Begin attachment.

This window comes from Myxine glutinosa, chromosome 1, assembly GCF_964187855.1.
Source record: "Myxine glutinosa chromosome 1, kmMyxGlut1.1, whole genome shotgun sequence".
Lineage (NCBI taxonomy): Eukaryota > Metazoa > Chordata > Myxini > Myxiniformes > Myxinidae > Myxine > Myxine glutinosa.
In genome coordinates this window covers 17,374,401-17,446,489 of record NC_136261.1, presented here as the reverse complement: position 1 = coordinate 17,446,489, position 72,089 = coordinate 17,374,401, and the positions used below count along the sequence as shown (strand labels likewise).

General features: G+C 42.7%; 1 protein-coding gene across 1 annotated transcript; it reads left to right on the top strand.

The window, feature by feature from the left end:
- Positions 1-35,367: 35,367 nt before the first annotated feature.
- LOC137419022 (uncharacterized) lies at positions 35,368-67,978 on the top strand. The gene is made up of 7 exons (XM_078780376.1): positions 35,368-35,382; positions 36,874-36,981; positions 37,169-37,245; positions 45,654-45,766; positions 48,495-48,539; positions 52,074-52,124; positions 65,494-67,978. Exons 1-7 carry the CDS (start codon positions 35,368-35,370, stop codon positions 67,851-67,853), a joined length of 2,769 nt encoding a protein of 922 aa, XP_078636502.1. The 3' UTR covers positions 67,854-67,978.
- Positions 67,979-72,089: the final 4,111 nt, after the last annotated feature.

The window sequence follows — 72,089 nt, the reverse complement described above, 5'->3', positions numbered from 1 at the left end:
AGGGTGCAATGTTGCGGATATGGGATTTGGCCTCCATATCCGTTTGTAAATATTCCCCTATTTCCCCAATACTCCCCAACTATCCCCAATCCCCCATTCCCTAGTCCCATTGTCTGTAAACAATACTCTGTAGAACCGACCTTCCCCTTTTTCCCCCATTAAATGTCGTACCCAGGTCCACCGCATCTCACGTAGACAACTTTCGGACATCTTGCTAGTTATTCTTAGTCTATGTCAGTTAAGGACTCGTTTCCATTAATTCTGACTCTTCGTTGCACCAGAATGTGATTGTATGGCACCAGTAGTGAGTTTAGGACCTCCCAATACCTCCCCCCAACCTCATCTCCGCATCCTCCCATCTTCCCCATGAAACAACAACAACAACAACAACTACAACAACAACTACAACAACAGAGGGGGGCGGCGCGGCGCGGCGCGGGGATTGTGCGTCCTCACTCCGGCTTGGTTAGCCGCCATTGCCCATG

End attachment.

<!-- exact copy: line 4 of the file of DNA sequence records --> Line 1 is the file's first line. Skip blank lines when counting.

In genome coordinates this window covers 17,374,401-17,446,489 of record NC_136261.1, presented here as the reverse complement: position 1 = coordinate 17,446,489, position 72,089 = coordinate 17,374,401, and the positions used below count along the sequence as shown (strand labels likewise).